Portsmouth's second takeover is confirmed
ESPN Soccernet can announce that billionaire Saudi Arabian oil-rich brothers Al-Faraj, led by Ali, have completed the second takeover of Portsmouth inside 42 days, with chief executive Peter Storrie describing it "a minor miracle we've got it all down so quickly."
Storrie spoke after completing the deal at close to 11pm on Monday night: "It's all done, just seconds ago, and I'm knackered. The way I feel, I think I couldn't have done anymore for the club. I am so delighted."
The complexities of the takeover, involving previous owners Sacha Gaydamack and Sulaiman Al-Fahim, have finally been completed.
Fahim will retain 10 per cent of the club and hold the title of non-executive chairman, but he has no say in the running of the club and keeps his nominal title for only two years. The Al-Faraj brothers' £5m interim loan was lodged with their lawyers' client account on Friday, and will now be released on Tuesday morning to pay the players and sort out imminent creditors.
Soccernet broke the news on Saturday that the Al-Faraj brothers were on the verge of taking over the club, and chief executive Peter Storrie confirmed the story to us on Sunday morning. As Storrie further confirmed, Pompey have been close to folding on numerous occasions since the takeover of Fahim and before it, so he takes credit for saving a club by bringing in new Saudi investors.
This deal is the only one available to save the club from extinction, let alone administration.
Fahim has agreed to sell the majority of his holding to a member of one of Saudi Arabia's richest families. Ali Al-Faraj, 50, has a personal holding in billion-dollar petroleum giant Sabic. Storrie had told us that at least "30% of the £50 million" promised by Fahim was needed by October 15 to save the club - the first part of the refinancing promised by Fahim or Portsmouth faced financial meltdown.
But the club's inability to pay the players' wages heightened the fear that Fahim would fail to deliver and the club would fold.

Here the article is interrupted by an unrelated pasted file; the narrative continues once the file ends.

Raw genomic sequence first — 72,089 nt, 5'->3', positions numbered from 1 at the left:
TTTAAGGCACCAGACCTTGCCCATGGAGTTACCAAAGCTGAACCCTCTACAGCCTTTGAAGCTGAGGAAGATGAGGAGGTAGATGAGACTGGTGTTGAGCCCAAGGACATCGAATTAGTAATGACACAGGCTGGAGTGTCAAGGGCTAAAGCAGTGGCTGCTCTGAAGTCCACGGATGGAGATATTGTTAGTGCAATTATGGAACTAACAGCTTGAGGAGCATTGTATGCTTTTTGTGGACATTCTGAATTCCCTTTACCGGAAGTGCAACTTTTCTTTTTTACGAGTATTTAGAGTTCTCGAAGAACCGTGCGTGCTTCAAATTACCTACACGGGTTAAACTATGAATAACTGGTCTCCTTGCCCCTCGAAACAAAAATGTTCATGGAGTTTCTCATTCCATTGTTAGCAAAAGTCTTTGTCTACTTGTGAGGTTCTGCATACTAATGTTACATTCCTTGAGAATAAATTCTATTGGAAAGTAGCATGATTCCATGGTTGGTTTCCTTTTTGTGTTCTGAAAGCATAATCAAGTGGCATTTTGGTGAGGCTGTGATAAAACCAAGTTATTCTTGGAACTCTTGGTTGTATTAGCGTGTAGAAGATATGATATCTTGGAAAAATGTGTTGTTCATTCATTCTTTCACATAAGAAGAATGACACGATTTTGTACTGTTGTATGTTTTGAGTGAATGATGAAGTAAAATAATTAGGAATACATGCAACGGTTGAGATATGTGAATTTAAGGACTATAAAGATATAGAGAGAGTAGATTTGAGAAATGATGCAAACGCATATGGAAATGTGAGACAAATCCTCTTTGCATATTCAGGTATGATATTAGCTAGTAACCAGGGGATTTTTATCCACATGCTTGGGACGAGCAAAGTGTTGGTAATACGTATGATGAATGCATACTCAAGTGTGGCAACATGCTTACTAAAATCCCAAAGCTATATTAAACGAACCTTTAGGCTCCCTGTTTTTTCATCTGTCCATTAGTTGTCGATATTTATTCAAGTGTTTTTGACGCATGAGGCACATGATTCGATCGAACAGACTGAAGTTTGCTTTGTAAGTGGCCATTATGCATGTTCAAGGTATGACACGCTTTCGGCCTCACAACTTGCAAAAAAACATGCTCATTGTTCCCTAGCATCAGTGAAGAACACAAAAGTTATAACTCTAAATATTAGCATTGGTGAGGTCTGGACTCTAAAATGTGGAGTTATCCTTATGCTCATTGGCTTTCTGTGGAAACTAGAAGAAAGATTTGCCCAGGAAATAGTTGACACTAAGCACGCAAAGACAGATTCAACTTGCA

The financial crisis was resolved by a £5 million bridging loan from the prospective new owner, while Storrie revealed that there were unpaid transfer fees owed to clubs plus at least £3 million due to agents Pini Zahavi and Jonathan Barnett.
During the summer, Al-Fahim's takeover became protracted with a longer than expected period of due diligence and scepticism grew regarding his ability to buy the club. Storrie then moved in with the Saudi connection to mount a counter takeover bid - which ultimately fell through when Fahim went ahead with his purchase from Gaydamak.
Concerns over whether Fahim, 32, could provide the finance required to service the club's crippling debts, and allow Paul Hart, the manager, to buy players in January's transfer window grew, and finally intensified when the salary for the first month of his new ownership didn't materialise.
To allay these fears, Fahim told a forum of Portsmouth supporters at a meeting held at Fratton Park 13 days ago that he would raise £50 million by the end of October. Fahim insisted that this finance would still be available. But Fahim's control of the club is now over and he holds only a token position as non executive chairman.
As well as clubs, agents and other creditors, Pompey are behind in payments to the Inland Revenue, who could threaten a winding-up order over more than £2 million in outstanding payments. The club denied claims that they had already appointed insolvency experts as Storrie was confident that new money would come into Fratton Park by Tuesday, and he has met that deadline by working around the clock.
British Virgin Islands-based company Falcondrone, whose backers include the Al Faraj family and who had a representative in the directors' box at Molineux, have bought 90% of the club from Fahim.
Falcondrone want to proceed with a deal with Gaydamak also selling them the land he owns around Fratton Park through a separate company.
Fahim bought the club and stadium from Gaydamak on August 26, and the club were already £1.7 million in arrears on PAYE and National Insurance payments. That has risen to more than £2 million and Her Majesty's Revenue and Customs are threatening a court petition which could have seen the club wound up before the end of the month.
A number of clubs and agents have agreed to defer payments until the New Year thanks only to Storrie's connections in the game, but Pompey urgently had to meet everyday running costs and pay other creditors by the middle of this month.
Under the terms of Gaydamak's sale of Portsmouth to Fahim, Gaydamak had to approve any subsequent sale if it occurs before Fahim refinanced the club. Gaydamak is still providing personal guarantees for loans from Barclays Bank and the club have loans outstanding to another Gaydamak company.
The deal with Gaydamak also gave Fahim the right to buy, for £1, Miland Development (2004) Ltd, which owns various strategic pockets of land around the ground, once he has refinanced the club. The club is an attractive proposition only if it comes with ownership of that land.